The U.S. Department of Labor (DOL) proposes to update the regulations governing which executive, administrative, and professional employees are entitled to minimum wage and overtime pay protections set forth in the Fair Labor Standards Act. The DOL last updated these regulations in 2004, which, among other items, set the standard salary level at not less than $455 per week.

Key provisions of the proposed rule include: (1) setting the standard salary level required for exemption (which is currently $455 per week, or $23,660 annually) at the 40th percentile of weekly earnings for full-time salaried workers (projected to be $970 per week, or $50,440 annually, in 2016); (2) increasing the total annual compensation requirement needed to exempt highly compensated employees (currently $100,000 annually) to the annualized value of the 90th percentile of weekly earnings of full-time salaried workers ($122,148 annually); and (3) establishing a mechanism for automatically updating the salary and compensation levels going forward to ensure that they will continue to provide a useful and effective test for exemption.

After receiving nearly 250,000 comments during the comment period, the DOL sent the proposed rule changes to the Office of Management and Budget (OMB) this week.  Typically, the OMB reviews proposed rules within 30-60 days.  Under the Congressional Review Act, Congress has 60 days from the issuance of the final rule in which to pass a joint resolution in an attempt to block the proposed rule.  If Congress does not take action, the proposed rule will in all likelihood go into effect in July.  If Congress passes a joint resolution to block the proposed rule, it is likely that President Obama will veto the joint resolution.  Congress then has 30 days in which to override the veto.  Assuming that Congress does not have sufficient votes to override a veto, the proposed rule will go into effect at the end of the summer.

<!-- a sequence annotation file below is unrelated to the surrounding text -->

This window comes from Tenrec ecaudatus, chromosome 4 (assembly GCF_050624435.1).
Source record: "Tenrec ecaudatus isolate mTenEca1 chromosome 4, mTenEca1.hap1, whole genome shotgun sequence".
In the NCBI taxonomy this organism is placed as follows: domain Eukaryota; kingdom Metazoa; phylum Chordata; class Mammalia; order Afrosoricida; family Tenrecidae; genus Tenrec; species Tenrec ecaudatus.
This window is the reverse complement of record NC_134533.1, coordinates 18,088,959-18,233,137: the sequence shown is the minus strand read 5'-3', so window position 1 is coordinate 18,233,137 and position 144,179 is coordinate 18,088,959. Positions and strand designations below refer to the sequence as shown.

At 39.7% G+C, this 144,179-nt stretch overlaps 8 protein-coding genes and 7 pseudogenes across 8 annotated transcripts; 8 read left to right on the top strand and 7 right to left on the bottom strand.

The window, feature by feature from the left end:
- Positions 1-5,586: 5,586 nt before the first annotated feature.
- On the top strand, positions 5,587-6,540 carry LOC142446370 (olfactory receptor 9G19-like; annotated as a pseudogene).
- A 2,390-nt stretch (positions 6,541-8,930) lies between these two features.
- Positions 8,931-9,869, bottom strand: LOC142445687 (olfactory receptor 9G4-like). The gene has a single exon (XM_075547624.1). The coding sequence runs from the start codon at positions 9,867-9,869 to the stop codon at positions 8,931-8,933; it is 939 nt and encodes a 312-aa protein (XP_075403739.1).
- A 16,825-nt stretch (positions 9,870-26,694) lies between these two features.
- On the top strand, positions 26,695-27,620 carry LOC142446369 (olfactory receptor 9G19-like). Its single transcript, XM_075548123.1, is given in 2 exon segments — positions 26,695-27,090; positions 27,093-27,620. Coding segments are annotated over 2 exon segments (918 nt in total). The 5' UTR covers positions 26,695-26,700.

Employers should prepare for the rule changes before they go into effect.  At a minimum, employers should review job descriptions and employee classifications.  Employers should also consider whether it is more cost-effective to give raises to exempt employees who are currently below the 40th percentile of weekly earnings for full-time exempt employees up to the salary level needed to qualify for the exemption under the new rule rather than to pay overtime pay to those workers who will no longer qualify for the FLSA exemption.

For more information on the Fair Labor Standards Act, please contact Anne Zachritz at 272-9241 or

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